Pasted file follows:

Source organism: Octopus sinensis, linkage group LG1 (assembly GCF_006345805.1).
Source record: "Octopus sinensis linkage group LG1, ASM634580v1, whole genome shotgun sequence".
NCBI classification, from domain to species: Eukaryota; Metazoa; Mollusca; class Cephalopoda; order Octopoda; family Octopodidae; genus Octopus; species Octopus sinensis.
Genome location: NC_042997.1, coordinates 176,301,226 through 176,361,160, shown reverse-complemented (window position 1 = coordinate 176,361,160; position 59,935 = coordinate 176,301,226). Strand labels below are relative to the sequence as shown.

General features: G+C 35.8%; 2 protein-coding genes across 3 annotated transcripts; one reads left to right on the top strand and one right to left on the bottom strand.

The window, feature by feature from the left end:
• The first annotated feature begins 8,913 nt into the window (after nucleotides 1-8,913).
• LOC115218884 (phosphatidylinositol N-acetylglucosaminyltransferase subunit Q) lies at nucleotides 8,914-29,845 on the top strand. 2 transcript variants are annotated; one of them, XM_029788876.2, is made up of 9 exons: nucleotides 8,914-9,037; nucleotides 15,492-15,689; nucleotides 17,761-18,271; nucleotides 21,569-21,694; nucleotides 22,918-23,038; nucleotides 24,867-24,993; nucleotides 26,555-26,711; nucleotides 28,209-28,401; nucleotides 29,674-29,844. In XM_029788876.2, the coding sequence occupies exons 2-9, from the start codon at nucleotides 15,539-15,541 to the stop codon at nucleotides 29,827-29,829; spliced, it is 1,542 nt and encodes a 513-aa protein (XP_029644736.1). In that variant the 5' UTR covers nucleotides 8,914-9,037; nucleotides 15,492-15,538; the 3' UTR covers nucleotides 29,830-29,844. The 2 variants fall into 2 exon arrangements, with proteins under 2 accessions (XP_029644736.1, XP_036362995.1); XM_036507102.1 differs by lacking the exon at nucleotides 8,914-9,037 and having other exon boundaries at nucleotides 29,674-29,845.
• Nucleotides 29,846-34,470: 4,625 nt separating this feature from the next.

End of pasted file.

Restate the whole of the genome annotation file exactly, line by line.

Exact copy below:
Source organism: Octopus sinensis, linkage group LG1 (assembly GCF_006345805.1).
Source record: "Octopus sinensis linkage group LG1, ASM634580v1, whole genome shotgun sequence".
NCBI classification, from domain to species: Eukaryota; Metazoa; Mollusca; class Cephalopoda; order Octopoda; family Octopodidae; genus Octopus; species Octopus sinensis.
Genome location: NC_042997.1, coordinates 176,301,226 through 176,361,160, shown reverse-complemented (window position 1 = coordinate 176,361,160; position 59,935 = coordinate 176,301,226). Strand labels below are relative to the sequence as shown.

General features: G+C 35.8%; 2 protein-coding genes across 3 annotated transcripts; one reads left to right on the top strand and one right to left on the bottom strand.

The window, feature by feature from the left end:
• The first annotated feature begins 8,913 nt into the window (after nucleotides 1-8,913).
• LOC115218884 (phosphatidylinositol N-acetylglucosaminyltransferase subunit Q) lies at nucleotides 8,914-29,845 on the top strand. 2 transcript variants are annotated; one of them, XM_029788876.2, is made up of 9 exons: nucleotides 8,914-9,037; nucleotides 15,492-15,689; nucleotides 17,761-18,271; nucleotides 21,569-21,694; nucleotides 22,918-23,038; nucleotides 24,867-24,993; nucleotides 26,555-26,711; nucleotides 28,209-28,401; nucleotides 29,674-29,844. In XM_029788876.2, the coding sequence occupies exons 2-9, from the start codon at nucleotides 15,539-15,541 to the stop codon at nucleotides 29,827-29,829; spliced, it is 1,542 nt and encodes a 513-aa protein (XP_029644736.1). In that variant the 5' UTR covers nucleotides 8,914-9,037; nucleotides 15,492-15,538; the 3' UTR covers nucleotides 29,830-29,844. The 2 variants fall into 2 exon arrangements, with proteins under 2 accessions (XP_029644736.1, XP_036362995.1); XM_036507102.1 differs by lacking the exon at nucleotides 8,914-9,037 and having other exon boundaries at nucleotides 29,674-29,845.
• Nucleotides 29,846-34,470: 4,625 nt separating this feature from the next.